This Low FODMAP Peach Iced Tea is as refreshing as it is pretty, and easy to make. It begins with a sugar sweetened peach purée featuring a low FODMAP amount of yellow peaches (more below). You can stir this purée into black iced tea, as we did for the images, or it works beautifully in green or white tea, too. Please read our article Tea & FODMAPs for general tea information.
Are Peaches Low FODMAP?
We have written extensively on the various kinds of peaches that have been lab tested by both Monash University and FODMAP Friendly in our article, Explore An Ingredient: Peaches, which we strongly suggest you read.
We use yellow peaches for this peach syrup, as Monash has lab tested them and declared them low FODMAP in 30 g amounts.
This is what 30 g looks like. Each of those wedges is a low FODMAP serving size.
You will be starting with a total of 4 to 5 peaches, but you end up with almost 2 cups (480 ml) of syrup. A serving size of 2 tablespoons is used per beverage as a single serving. This ends up being within the Monash determined threshold for a low FODMAP serving of yellow peaches.
Let’s Talk Tea & FODMAPs
I like this syrup with black tea the most of all. Black tea has been lab tested by Monash. Strong black tea is low FODMAP in 180 ml amounts, which is 6-fluid ounces or ¾ cup. Prepared weakly, it is low FODMAP at 250 ml or a little over 8-fluid ounces or 1 cup.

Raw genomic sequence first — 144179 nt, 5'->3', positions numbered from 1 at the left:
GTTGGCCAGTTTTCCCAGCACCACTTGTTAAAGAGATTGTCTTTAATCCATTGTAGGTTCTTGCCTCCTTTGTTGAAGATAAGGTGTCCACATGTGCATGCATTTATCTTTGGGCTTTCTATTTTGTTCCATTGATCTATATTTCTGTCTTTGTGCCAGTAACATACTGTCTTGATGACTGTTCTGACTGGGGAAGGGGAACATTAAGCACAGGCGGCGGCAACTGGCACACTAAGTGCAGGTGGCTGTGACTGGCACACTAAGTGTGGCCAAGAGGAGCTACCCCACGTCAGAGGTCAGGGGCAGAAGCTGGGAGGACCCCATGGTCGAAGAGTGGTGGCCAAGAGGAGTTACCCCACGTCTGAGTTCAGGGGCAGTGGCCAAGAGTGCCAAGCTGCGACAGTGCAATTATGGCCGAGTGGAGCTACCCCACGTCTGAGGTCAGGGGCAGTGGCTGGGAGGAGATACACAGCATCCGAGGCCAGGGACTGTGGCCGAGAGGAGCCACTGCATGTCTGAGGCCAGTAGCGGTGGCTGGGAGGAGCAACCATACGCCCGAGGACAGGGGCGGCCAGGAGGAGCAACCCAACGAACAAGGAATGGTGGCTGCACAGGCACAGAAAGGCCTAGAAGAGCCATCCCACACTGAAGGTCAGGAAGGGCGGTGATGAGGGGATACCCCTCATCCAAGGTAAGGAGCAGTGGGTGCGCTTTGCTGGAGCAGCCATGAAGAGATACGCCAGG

Green tea and white tea have also been lab tested by Monash. Both green and white tea, brewed strongly, are low FODMAP at 250 ml or a little over 8-fluid ounces or 1 cup.
(PS: the links above are for Upton Tea, where I buy a lot of my loose tea). Please read our article, Tea & FODMAPs for all things tea – black, green and white, how they are created, what to buy, etc.
These amounts are plenty for a tall glass with ice.
How To Make Low FODMAP Peach Iced Tea
You are going to make a syrup made from yellow peaches, water and sugar, which are simmered together, steeped and cooled, then strained. This peach syrup can then be stirred into your iced tea of choice.
Cut up your yellow peaches, skin and all and weigh them to equal 400 grams of yellow peaches, without the pit. You want the skin on for flavor and color. Combine in a pan with 1 cup (240 ml) of water and ¾ cup (149 g) sugar.